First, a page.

ICA Director Zoë Ryan on Museum Pandemic Pivots and Strengthening Community

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Zoë Ryan, Institute of Contemporary Art Daniel W. Dietrich, II Director. Photo by Clare Britt.  

In this series of interviews with Center grantees, we offer a look inside the practices and philosophies of many of Philadelphia’s cultural leaders to discuss how they and their organizations are addressing this moment’s unique challenges and their ambitions for enhancing the city’s cultural life in the future. 

The Institute of Contemporary Art (ICA) at the University of Pennsylvania, an internationally renowned venue for contemporary art and culture, appointed Zoë Ryan as its director in November 2020. The ICA has presented many Center-supported exhibitions, including Colored People Time (2019), Endless Shout (2017), and Barbara Kasten: Stages (2015). Ryan spoke to us about what brought her to Philadelphia, a pandemic-inspired shift in the organization’s programming philosophy, and the contemporary relevance of the ICA’s upcoming Ulysses Jenkins retrospective. 

Opening in September of 2021, Ulysses Jenkins: Without Your Interpretation will spotlight the work of a pioneering video artist through his use of archival footage, photographs, music, sound, and performances, including the restaging of two of Jenkins’ major performance works, Bay Window (1991) and Talking Hut (1994). 

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Zoe Ryan Q&A Block 1

You became director of the ICA in fall of 2020, coming from a position at the Art Institute of Chicago. What drew you to the ICA and to Philadelphia’s art scene? What do you think makes them distinctive?  

ICA has long championed diverse voices and projects that help audiences grapple with and make sense of the world. I've strived to incorporate a similar approach to my work. At the Art Institute of Chicago, where I worked for 14 years, I focused on developing projects and collections of modern and contemporary architecture and design that explored the social, cultural, and political implications of these fields and looked to position alternative narratives from across cultures, geographies, and disciplines as a way to rethink and expand the canon.  

My decision to take on the role of ICA’s Daniel W. Dietrich, II Director was influenced not only by my excitement to work with an organization that shares my values, but also a desire to reconnect with an organization that has had a formative influence on my career. In the early 2000s, when I worked in New York, I would regularly take the bus to see shows at ICA. Since then, I have continued to follow and admire its bold program.   

ICA is an incubator of ideas, a laboratory where experimentation and risk-taking are part of its DNA. We continue to reach beyond the canon while redefining what this is. The weight of taking on this role as director at such a pivotal moment in Philadelphia’s—and our country’s—history is not lost on me. I’m committed to building on ICA’s foundation in meaningful ways, centering equity and inclusion in our work, and aspire to not only break ground with the radical art that we are known for, but to also create lasting relationships within our community. 

 

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Milford Graves, Milford Graves: A Mind-Body Deal, 2020, installation view, presented by Ars Nova Workshop, Institute of Contemporary Art, University of Pennsylvania. Photo by Constance Mensh.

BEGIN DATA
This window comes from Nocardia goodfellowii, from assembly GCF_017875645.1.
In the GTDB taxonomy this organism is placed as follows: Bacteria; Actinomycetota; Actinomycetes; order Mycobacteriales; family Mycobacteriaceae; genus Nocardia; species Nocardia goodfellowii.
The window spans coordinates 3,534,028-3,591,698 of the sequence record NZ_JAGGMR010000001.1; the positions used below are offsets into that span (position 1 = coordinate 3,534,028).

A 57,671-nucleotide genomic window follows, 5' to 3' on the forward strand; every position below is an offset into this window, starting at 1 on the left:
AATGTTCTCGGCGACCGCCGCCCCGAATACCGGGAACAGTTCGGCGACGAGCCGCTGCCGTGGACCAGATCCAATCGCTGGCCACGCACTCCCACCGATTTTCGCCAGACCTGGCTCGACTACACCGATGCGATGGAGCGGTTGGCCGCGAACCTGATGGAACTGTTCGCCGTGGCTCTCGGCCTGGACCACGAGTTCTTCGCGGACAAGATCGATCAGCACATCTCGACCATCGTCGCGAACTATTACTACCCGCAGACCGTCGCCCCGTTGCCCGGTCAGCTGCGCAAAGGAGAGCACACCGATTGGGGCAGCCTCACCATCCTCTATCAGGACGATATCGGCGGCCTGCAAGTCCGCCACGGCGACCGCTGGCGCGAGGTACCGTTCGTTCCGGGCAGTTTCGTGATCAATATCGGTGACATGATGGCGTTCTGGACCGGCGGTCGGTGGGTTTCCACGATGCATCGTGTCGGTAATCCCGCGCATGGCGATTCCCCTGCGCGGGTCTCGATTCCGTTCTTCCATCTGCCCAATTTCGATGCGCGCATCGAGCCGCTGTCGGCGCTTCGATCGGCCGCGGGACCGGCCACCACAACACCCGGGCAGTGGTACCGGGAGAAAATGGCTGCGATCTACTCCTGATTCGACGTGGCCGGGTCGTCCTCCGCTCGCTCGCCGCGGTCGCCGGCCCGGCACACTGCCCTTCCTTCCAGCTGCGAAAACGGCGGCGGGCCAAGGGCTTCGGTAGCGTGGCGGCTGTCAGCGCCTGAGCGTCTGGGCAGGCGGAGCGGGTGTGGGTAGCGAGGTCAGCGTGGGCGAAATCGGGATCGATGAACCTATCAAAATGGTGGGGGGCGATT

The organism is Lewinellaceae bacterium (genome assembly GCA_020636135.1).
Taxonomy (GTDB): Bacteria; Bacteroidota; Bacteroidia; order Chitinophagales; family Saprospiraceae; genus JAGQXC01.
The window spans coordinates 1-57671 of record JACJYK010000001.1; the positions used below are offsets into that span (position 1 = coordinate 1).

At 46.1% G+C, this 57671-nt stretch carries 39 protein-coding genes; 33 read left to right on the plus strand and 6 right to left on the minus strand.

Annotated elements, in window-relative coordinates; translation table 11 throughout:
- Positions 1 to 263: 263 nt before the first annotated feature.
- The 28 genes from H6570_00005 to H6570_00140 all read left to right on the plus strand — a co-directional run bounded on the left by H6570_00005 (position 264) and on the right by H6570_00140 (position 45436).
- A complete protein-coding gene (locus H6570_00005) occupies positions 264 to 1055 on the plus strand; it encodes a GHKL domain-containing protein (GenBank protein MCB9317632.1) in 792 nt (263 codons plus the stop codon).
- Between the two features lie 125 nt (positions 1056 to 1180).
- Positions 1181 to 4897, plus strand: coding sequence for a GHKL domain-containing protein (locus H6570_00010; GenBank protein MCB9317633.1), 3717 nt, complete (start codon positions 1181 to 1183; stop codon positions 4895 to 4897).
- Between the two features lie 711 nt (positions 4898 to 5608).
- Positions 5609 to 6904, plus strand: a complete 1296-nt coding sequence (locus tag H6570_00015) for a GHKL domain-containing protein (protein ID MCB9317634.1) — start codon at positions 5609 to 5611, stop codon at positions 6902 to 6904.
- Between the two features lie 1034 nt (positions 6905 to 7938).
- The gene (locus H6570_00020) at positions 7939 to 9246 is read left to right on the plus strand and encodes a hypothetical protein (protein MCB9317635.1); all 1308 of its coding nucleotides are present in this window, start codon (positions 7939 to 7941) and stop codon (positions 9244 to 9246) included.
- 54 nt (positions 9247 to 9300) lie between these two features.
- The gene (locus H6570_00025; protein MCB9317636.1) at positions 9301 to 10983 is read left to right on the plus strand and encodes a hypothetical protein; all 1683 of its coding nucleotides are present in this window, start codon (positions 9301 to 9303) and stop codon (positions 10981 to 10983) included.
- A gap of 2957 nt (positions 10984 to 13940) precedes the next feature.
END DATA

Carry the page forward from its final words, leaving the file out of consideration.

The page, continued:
In January, the ICA concluded the Center-supported exhibition Milford Graves: A Mind-Body Deal (co-presented with Ars Nova Workshop). In response to pandemic operating restrictions, you hosted a virtual opening and created a digital exhibition tour and other programs, in addition to in-person visits when you were able to reopen. What did you learn about digital programming and audience engagement during this pivot?   

Support for our arts community and community as a whole, and the safety and well-being of our staff, were at the forefront of our processes in thinking about sustained engagement during this time. During the pandemic, we pivoted all of our public programming online and were intentional with our content, wanting to meet our audiences wherever they were/are and keep them engaged and inspired with programming that was centered on human connection and support. With online programming ranging from mindfulness meditation to panel discussions and performances, and the launch of our virtual exhibition tours, we learned to embrace the limitations of this moment but also learned a lot about how to reinvigorate our approach, which will inform our work going forward.  

The programming evolved to respond to the new conditions we were/are all living. Throughout, our staff and partners demonstrated an incredible level of resilience and flexibility.   

The title of Milford Graves’ exhibition—A Mind-Body Deal—felt particularly prescient, an indicator of what we all were attuned to—our mental and physical selves and well-being. It was an honor to be able to present ideas from his life’s work and emphasize the intense focus of his output and to celebrate Milford, who sadly passed away within a month of the exhibition’s closing. Graves was a wise and generous presence at nearly every program. We had people tuning in for these rare conversations from Japan, the Netherlands, Australia, and many other countries. It was quite something. That season ended on such a high note with a YouTube premiere of jazz musician Jason Moran performing inside the galleries. This performance and the virtual tour of Graves’s exhibition can be viewed on ICA’s website.   

Zoe Ryan Q&A Block 2

Zoe Ryan Q&A Block 3

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